The process of bit making has been handed down over 5 generations in the Field family; each one utilizing basic core patterns and making them their own.  Along the way subtle changes have been made, either in an effort to simplify the process without compromising the quality of their work, or to personalize their own style. 

Until one has actually observed first-hand the amount of effort and attention to detail that is required to create these functioning works of art, one could never truly appreciate their value!

These bits are actual working bits, with most of the patterns utilizing a no-pinch cheek piece.  They are made from mild steel with copper low port mouth pieces; spoon or spade mouth pieces are available on request.  The majority of the bits are loose jaw, but can be made with a solid jaw if desired.  They are standard 5 & 1/8" width.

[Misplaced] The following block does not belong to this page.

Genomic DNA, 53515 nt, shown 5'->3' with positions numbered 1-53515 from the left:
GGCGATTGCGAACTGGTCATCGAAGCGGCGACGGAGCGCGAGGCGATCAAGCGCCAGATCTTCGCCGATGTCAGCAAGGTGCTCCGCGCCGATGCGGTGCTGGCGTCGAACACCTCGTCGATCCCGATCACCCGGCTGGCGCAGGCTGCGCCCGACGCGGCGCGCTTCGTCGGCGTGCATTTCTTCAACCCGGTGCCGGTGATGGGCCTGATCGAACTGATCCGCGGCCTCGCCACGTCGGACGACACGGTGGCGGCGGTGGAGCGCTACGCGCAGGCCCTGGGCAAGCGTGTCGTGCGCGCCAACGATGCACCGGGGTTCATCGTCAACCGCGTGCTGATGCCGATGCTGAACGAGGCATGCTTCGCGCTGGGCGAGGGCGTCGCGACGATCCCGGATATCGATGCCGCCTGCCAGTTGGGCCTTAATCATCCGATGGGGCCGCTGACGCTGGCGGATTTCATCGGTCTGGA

The silver is inlaid and hand-stamped; each curve and line represents one strike of the hammer, and can use up to 8 different tools depending on the size and pattern of the bit. When the bit construction is finished, the bits are heated or baked in an oven or kiln at 540 degrees for 2 hours to give them a rich, dark blue coloring.  Gary has experimented with different coatings to extract a more sepia-toned finish if desired.  

Each bit comes with a set of rein chains (with the exception of the grazing bits).  The rein chains are also hand-made from stainless steel.

The next page shows some of the bits we make...

horse jewelry...